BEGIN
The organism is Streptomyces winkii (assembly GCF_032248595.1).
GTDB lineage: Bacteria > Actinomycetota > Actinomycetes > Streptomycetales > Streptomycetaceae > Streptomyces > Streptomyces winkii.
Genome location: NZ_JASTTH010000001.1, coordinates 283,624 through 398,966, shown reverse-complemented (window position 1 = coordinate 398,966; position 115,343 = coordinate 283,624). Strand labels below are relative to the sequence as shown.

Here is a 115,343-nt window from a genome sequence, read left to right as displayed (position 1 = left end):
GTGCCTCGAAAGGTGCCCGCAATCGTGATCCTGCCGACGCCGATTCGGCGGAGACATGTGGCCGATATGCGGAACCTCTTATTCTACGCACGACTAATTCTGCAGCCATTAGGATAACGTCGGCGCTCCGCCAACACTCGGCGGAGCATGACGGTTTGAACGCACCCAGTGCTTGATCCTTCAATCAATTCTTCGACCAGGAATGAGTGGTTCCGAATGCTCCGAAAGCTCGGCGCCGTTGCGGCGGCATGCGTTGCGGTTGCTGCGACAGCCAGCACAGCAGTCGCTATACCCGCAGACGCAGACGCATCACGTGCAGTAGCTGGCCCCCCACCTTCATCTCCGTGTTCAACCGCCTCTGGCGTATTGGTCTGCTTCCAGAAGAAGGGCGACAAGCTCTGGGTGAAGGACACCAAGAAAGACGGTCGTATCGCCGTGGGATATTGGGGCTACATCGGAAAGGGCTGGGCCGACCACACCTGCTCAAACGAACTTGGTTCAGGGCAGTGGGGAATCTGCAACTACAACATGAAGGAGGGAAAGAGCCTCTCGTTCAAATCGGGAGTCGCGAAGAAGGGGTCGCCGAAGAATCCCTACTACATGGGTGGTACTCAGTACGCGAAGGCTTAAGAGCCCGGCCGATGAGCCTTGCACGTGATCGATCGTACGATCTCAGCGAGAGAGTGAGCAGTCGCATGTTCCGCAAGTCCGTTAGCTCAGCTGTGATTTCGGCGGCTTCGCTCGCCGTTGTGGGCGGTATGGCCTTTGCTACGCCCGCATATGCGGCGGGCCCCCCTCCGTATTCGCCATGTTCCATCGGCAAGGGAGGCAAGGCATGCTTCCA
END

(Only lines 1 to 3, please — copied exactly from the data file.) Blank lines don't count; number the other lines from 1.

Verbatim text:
The organism is Streptomyces winkii (assembly GCF_032248595.1).
GTDB lineage: Bacteria > Actinomycetota > Actinomycetes > Streptomycetales > Streptomycetaceae > Streptomyces > Streptomyces winkii.
Genome location: NZ_JASTTH010000001.1, coordinates 283,624 through 398,966, shown reverse-complemented (window position 1 = coordinate 398,966; position 115,343 = coordinate 283,624). Strand labels below are relative to the sequence as shown.